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West Nile Virus Vaccines Are Relative Success

What protects against a related virus may protect against West Nile, says new research

WEDNESDAY, Nov. 14, 2001 (HealthDayNews) -- Existing vaccines for a related disease could lend some protection against the rapidly spreading West Nile virus infection, Texas researchers say.

The two vaccines, already approved by the Food and Drug Administration, are for Japanese encephalitis (JE). This disease is caused by a flavivirus, a member of the same family as the West Nile virus. In tests, the JE vaccines protected hamsters against the encephalitis associated with West Nile virus infection, Dr. Robert Tesh, a professor of pathology at the University of Texas Medical Branch at Galveston, reported today at the annual meeting of the American Society of Microbiology in Atlanta.

This finding comes just as Massachusetts announced that it has had its first fatality ever from the disease, and New Jersey officials confirmed that one of two West Nile patients there has died. The Massachusetts and New Jersey victims died in the first half of October. The remaining 89-year-old New Jersey patient is in the hospital in stable condition, according to the Associated Press.

West Nile virus, native to Africa, made its first North American appearance in the New York City area in 1999 and hit the elderly particularly hard. About 60 people, whose median age was 71, were diagnosed with it that year; seven of them died. Generally, healthy adults have either no or mild flu-like symptoms. Caused by the bite of a mosquito, it has been spreading south and west ever since. A total of 42 human cases have been reported in seven eastern and southern states this year, with two deaths, the Centers for Disease Control and Prevention (CDC) reports. Infected birds and animals have been reported in 26 states and the District of Columbia this year as well.

There is no available treatment for the infection, whose symptoms include fever, headache, a rash and general malaise. Several laboratories are working on a vaccine. Tesh says he tried two JE vaccines and one for yellow fever against West Nile infections in hamsters because it's known that in some cases, human infection with one virus can help protect against a close relative.

"We wondered what would happen if we used the yellow fever and Japanese encephalitis vaccines," which are flaviviruses, Tesh says. "The yellow fever vaccine didn't work well, but the Japanese encephalitis vaccines protected all the animals. There was less viremia [virus in the blood] and the animals did not get sick clinically."

The hamsters were protected against encephalitis, a brain inflammation that can be fatal, because the antibodies stimulated by the JE vaccines also attacked the West Nile virus, Tesh explains.

"Our thought was that this might be considered as an interim vaccine for high-risk people until a West Nile virus vaccine is developed," he says. "Even when such a [vaccine] is developed, the regulatory process for approval might take several years or even longer."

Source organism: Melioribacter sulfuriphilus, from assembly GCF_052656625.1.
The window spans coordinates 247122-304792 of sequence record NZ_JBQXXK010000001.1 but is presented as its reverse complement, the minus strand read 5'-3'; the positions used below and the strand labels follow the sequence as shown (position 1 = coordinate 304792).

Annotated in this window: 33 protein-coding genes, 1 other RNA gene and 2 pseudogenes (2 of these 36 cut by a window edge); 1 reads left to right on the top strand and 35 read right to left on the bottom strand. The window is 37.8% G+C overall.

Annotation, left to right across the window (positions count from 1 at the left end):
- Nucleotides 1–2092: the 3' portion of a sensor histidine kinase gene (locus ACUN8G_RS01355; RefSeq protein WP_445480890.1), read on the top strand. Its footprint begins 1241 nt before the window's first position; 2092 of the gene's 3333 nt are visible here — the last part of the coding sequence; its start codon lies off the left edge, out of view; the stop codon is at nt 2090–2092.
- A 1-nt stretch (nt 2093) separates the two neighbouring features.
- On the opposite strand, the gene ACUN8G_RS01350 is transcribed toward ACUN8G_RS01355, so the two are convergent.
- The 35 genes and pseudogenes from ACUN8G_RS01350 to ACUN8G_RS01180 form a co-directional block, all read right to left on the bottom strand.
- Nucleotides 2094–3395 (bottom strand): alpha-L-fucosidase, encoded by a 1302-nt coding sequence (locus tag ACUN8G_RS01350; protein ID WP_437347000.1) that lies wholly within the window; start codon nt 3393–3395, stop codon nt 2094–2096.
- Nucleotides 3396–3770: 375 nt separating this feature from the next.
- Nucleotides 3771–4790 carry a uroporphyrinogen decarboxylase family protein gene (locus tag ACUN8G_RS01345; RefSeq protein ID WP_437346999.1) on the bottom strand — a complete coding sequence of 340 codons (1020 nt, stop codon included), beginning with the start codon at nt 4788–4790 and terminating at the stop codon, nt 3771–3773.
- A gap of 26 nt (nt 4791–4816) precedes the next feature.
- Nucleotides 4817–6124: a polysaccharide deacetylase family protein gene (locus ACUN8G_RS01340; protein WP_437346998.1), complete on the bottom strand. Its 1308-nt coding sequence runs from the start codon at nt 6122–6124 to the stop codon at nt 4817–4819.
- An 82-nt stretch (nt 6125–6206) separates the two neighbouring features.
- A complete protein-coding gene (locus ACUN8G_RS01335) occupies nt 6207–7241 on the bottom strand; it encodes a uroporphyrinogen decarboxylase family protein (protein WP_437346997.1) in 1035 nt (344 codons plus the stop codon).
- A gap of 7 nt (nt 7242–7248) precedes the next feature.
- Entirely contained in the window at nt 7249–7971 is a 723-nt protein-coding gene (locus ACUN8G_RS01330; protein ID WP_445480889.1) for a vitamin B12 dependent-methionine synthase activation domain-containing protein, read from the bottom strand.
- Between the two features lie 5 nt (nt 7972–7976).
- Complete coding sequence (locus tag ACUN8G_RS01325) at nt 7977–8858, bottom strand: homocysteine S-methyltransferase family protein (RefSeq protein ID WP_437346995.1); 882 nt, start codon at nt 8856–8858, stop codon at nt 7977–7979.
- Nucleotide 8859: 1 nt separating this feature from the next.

The JE vaccines probably would be reserved for people at the highest risk of encountering the West Nile virus, such as "workers in diagnostic laboratories, also veterinarians and vector control people," Tesh says. And while most cases of West Nile virus have been reported in older people, "I'm not sure you want to give [the vaccines] to elderly persons, because the risk [of serious illness] isn't that high," he says. "Do you really want to immunize everyone over the age of 55?"

The next step will be to try the vaccines in animals more closely related to humans, such as monkeys, Tesh says. His laboratory is not equipped for such trials, he says, but "the CDC might do it."

The JE vaccine approach is "important and interesting," says Dr. David B. Weiner, associate professor of pathology at the University of Pennsylvania, who is himself working on a West Nile virus vaccine. That work is in its early stages, he says.

"We are using DNA vaccines to provide direct protection," Weiner says. "We reported several months ago that this could provide immunological protection."

The vaccine, which uses "naked DNA" -- the genetic material of a virus -- has yielded promising results in small animals, Weiner says. "As we get additional study data, we will probably think about trials in larger animals," he says. Human trials are nowhere in sight as yet.

What To Do

Prevention of West Nile virus infection focuses on avoiding the mosquito bites that spread the virus by wearing protective clothing and by eliminating pools of water where mosquitoes can breed.

The CDC has more information on the West Nile virus disease and Japanese encephalitis.

For more information, check out Cornell University.

SOURCES: Interviews with Robert Tesh, M.D., professor of pathology, University of Texas Medical Branch at Galveston; David B. Weiner, Ph.D., associate professor of pathology, University of Pennsylvania, Philadelphia; Nov. 14, 2001 meeting, American Society of Microbiology, Atlanta
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